The taxi dropped us off in front of the Church of the Nativity at around 11:30 AM, and, of course, tried to argue for more money than we had originally agreed upon. We gave him a 20% tip for waiting a bit longer than expected at the monastery and then walked away, despite his muttering.
Above, my friend Lia was waiting for us at the entrance to the church, which again is a small door that you have to crouch to get through. This was to prevent attackers from being able to stream through in large numbers and overwhelm the defenders.
There was a huge line along the right aisle of the church waiting to go down in a crypt underneath the altar area and venerate the cave in which Christ was born. Most surprising to me, there were actually quite a few Muslim women with head scarves also waiting in line. Lia told us that this was not unusual.
Fortunately, since I'm an Orthodox priest, we were allowed to by-pass the line and go immediately to venerate the cave, which you can see me doing above. There is only one small spot of the cave exposed which pilgrims kneel down to venerate.
Next to it is a small Nativity scene that Lia explained was traditional.
Here you see the iconostasis of the main part of the church, which belongs to the Orthodox. This church dates from 565 AD. The first church, constructed by St Helena around 330, was destroyed in the Samaritan Revolt in 529. Almost inexplicably, the Persians did not destroy the second church when they invaded in 614; tradition says this was because the Persian leader was moved by the images of the three magi wearing traditional Persian clothing.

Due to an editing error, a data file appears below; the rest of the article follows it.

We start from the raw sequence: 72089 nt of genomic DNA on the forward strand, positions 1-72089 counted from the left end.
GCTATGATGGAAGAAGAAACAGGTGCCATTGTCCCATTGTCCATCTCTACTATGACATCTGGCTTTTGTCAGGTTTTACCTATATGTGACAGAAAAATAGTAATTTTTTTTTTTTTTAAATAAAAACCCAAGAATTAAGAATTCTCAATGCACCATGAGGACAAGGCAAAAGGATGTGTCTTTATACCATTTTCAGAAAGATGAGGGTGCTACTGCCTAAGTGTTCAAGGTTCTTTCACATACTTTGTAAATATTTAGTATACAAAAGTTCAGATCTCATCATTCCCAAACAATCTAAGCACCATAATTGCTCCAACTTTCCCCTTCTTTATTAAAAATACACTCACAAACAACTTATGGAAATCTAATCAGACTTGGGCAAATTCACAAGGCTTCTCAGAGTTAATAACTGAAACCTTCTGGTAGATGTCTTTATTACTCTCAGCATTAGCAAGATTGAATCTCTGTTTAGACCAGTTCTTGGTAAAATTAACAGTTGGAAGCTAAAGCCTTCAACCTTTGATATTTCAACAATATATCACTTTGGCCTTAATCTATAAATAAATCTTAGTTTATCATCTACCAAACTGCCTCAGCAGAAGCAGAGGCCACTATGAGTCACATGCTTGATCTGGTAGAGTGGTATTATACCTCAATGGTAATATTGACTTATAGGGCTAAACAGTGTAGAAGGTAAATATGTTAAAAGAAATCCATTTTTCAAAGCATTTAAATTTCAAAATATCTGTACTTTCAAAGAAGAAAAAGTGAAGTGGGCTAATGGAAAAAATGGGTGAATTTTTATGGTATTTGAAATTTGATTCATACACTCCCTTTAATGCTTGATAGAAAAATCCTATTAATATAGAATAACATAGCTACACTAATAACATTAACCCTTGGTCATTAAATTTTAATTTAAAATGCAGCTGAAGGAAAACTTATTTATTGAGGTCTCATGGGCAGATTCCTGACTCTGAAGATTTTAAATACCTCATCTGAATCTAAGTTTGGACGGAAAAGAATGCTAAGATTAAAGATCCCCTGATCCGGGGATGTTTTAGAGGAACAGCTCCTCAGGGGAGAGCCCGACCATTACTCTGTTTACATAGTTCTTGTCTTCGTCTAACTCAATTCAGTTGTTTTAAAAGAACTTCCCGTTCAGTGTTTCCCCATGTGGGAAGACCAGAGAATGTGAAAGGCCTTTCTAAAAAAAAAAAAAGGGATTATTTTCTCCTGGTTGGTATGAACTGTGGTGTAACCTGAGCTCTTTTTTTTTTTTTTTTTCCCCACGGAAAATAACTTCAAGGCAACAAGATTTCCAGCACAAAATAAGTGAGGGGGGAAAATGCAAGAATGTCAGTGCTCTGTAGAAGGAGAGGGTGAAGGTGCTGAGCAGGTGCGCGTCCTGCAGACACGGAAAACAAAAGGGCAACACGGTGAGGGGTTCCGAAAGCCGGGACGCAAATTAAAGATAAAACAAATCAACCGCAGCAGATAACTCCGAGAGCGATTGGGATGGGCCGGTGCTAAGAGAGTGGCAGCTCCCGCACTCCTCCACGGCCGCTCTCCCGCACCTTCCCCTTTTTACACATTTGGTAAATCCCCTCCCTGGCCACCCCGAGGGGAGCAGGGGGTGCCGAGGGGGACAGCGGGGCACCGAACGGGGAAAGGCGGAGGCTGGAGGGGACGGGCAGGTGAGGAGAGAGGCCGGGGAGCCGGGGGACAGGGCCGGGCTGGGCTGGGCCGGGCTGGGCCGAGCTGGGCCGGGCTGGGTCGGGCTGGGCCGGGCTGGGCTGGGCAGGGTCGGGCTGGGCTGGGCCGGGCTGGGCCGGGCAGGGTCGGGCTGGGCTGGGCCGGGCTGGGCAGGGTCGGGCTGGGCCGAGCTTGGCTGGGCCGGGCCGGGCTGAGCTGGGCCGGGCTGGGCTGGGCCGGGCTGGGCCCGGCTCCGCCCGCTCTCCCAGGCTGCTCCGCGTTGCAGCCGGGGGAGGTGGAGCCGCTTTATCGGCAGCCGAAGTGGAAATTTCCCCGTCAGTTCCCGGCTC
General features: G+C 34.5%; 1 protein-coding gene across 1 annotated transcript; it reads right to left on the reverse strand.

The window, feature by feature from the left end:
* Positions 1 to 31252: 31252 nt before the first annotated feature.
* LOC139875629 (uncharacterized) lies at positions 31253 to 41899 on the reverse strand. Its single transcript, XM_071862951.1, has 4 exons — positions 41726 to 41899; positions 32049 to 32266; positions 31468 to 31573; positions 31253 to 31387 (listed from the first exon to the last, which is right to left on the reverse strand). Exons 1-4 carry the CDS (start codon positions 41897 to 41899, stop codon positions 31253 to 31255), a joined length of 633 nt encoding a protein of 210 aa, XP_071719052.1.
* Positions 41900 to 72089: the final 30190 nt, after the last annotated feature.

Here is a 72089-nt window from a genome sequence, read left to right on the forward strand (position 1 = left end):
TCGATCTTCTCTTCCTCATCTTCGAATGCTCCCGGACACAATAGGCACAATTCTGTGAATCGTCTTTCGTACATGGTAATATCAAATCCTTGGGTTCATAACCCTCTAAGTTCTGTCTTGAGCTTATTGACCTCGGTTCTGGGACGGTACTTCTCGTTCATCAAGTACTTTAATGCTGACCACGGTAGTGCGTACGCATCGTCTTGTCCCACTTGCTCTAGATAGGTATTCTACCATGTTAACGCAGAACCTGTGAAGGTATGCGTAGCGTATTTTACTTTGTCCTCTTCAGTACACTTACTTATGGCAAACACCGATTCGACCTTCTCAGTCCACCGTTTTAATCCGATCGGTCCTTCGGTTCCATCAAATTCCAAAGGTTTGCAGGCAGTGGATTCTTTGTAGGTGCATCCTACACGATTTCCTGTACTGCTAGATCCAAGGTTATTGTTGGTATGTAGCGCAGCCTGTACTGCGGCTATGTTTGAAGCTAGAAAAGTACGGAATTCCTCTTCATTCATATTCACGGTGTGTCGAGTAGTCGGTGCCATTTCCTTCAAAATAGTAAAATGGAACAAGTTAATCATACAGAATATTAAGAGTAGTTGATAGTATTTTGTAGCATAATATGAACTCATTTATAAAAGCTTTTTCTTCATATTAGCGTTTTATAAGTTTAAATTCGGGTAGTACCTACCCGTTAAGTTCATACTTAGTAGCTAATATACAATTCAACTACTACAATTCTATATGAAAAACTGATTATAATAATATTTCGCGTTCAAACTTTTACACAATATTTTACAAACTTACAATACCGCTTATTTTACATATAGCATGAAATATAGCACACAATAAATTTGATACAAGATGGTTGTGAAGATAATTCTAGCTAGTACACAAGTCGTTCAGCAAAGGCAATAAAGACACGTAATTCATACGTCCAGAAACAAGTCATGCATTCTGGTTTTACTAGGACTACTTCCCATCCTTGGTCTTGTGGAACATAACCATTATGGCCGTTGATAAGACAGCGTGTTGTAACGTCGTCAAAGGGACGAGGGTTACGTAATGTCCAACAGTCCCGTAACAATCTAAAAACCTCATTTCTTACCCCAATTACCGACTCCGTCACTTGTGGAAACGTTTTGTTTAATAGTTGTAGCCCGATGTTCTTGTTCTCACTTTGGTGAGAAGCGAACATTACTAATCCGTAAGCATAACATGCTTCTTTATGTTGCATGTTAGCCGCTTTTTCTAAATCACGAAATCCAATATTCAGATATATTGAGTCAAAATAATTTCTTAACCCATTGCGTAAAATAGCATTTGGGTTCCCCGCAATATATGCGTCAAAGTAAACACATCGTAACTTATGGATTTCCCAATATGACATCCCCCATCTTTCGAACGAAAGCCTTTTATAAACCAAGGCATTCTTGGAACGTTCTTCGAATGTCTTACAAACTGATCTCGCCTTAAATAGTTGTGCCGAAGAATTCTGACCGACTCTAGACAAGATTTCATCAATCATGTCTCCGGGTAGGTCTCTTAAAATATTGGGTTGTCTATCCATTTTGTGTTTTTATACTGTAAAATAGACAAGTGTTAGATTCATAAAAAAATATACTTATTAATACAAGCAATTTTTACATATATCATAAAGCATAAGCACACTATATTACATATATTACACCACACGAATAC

Here you see the line along the right aisle waiting to go down into the crypt to venerate the place where Christ was born.
Here is the Roman Catholic church which lies adjacent.
A view of the Orthodox church from the back. In the foreground, you can see people standing around what a hole in the floor. These are trap doors which open to reveal part of the original mosaic floor from the first church, built in 330.
The above two photos show some of the mosaics along the sides.
Here is a tiny space in the front left corner that has been taken over by the Armenians. It was this spot, I believe, that caused the melee which broke out just days before we arrived (see this post).
Here we are in the courtyard in front of the entrance to the church. Opposite, you can see the mosque, which was then blasting prayers. Lia said it was quite typical for the Muslims to have a mosque directly across from churches of major significance.
Lia's uncle worked in a hotel and cafe located right in the courtyard of the church, so we sat down to have a coffee and catch up before heading out to see more of the area.
To see all the photos from our fifth and last day, click here.
[Note: I just added a short 3-minute video from the Liturgy at the Holy Sepulchre to this previous post.]